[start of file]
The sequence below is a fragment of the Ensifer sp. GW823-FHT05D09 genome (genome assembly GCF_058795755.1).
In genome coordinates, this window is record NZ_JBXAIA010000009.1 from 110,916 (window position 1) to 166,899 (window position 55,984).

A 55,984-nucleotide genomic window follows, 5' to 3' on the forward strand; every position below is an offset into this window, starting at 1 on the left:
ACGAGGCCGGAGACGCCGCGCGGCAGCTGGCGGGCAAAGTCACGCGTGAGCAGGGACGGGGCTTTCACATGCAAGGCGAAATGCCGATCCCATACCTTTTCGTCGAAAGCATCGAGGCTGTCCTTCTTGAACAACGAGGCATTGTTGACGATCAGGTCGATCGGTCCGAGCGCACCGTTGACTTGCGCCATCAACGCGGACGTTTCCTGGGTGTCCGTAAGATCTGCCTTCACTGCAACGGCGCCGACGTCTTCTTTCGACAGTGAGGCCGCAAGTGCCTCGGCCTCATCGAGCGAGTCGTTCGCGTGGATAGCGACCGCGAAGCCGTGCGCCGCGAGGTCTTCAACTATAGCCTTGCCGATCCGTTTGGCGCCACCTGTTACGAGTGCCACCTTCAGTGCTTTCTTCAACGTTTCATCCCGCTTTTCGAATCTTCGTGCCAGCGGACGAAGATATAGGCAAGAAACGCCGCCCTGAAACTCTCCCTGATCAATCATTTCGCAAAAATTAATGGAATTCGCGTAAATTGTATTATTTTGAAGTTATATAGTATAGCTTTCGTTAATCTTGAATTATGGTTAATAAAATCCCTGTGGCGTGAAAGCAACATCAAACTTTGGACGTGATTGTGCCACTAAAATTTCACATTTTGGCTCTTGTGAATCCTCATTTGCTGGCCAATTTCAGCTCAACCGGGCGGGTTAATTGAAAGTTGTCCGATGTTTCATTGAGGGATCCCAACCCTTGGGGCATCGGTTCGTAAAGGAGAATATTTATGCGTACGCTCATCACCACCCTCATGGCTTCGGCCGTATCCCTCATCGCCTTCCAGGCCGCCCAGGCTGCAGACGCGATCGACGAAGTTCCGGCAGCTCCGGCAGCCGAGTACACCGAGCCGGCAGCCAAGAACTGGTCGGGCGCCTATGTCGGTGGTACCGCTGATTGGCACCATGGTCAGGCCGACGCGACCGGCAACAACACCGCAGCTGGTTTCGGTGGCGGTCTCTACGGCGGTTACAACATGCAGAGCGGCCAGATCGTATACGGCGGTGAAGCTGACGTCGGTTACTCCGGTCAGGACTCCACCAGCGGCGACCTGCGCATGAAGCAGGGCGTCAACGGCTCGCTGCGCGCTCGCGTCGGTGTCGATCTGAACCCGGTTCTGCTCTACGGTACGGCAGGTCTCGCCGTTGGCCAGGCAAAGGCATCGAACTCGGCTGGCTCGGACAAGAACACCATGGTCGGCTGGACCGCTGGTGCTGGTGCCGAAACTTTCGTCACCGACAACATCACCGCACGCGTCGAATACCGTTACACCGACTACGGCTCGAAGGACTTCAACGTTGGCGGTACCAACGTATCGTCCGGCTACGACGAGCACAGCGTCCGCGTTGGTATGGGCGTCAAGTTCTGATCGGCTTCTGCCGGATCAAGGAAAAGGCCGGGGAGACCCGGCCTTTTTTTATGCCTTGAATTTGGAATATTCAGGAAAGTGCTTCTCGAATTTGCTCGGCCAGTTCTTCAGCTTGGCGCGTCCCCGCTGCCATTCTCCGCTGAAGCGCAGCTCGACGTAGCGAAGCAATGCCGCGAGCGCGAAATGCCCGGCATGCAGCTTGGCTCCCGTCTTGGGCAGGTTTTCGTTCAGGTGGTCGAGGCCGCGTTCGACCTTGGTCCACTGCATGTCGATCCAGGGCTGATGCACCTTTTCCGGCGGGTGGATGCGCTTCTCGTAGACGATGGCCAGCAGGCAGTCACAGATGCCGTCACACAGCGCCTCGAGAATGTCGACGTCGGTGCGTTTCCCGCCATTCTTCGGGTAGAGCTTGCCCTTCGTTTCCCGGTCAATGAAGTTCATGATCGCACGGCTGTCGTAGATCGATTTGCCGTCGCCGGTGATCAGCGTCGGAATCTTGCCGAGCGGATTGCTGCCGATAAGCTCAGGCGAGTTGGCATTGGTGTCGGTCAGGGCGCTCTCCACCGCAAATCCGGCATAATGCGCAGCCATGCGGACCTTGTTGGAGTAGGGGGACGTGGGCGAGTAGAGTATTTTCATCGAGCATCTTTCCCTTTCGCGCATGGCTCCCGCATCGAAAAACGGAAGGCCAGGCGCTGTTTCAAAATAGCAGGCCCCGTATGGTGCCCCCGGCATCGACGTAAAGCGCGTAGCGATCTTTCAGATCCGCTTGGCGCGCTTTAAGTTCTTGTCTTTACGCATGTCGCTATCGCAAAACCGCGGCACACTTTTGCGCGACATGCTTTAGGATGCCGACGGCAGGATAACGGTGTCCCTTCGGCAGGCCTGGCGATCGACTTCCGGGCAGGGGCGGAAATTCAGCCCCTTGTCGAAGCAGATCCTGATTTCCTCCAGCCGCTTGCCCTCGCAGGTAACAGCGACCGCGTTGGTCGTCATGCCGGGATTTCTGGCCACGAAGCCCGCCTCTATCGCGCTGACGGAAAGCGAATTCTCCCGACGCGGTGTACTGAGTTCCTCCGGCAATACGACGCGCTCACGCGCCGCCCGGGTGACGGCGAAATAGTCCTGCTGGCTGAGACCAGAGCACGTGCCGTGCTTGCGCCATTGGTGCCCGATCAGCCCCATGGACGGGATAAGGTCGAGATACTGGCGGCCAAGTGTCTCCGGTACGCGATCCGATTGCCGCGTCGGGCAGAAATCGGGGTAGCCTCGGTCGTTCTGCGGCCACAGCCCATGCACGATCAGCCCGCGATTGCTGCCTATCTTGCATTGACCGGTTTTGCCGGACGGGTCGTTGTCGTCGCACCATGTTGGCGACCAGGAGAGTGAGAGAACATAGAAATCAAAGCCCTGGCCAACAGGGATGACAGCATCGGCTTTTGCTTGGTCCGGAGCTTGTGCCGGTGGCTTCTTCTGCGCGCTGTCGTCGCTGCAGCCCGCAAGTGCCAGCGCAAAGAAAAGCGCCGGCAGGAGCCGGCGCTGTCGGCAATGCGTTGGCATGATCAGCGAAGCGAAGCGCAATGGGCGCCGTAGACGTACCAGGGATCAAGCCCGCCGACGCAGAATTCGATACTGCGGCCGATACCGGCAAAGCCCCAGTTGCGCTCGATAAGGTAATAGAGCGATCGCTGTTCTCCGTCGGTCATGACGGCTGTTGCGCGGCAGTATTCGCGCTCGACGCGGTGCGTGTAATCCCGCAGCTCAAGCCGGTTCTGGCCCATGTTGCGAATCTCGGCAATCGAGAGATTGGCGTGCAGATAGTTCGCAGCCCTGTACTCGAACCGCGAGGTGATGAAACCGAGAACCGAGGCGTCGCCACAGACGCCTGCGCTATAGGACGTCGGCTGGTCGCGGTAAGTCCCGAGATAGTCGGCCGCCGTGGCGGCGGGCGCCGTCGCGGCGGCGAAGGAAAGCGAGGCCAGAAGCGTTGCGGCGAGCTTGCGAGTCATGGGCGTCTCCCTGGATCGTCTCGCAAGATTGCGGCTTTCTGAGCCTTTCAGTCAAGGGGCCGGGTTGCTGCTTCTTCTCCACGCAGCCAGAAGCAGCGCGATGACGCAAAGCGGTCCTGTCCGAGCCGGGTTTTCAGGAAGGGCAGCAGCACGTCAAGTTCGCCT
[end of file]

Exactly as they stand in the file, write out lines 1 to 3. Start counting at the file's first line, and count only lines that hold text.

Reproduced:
The sequence below is a fragment of the Ensifer sp. GW823-FHT05D09 genome (genome assembly GCF_058795755.1).
In genome coordinates, this window is record NZ_JBXAIA010000009.1 from 110,916 (window position 1) to 166,899 (window position 55,984).

A 55,984-nucleotide genomic window follows, 5' to 3' on the forward strand; every position below is an offset into this window, starting at 1 on the left: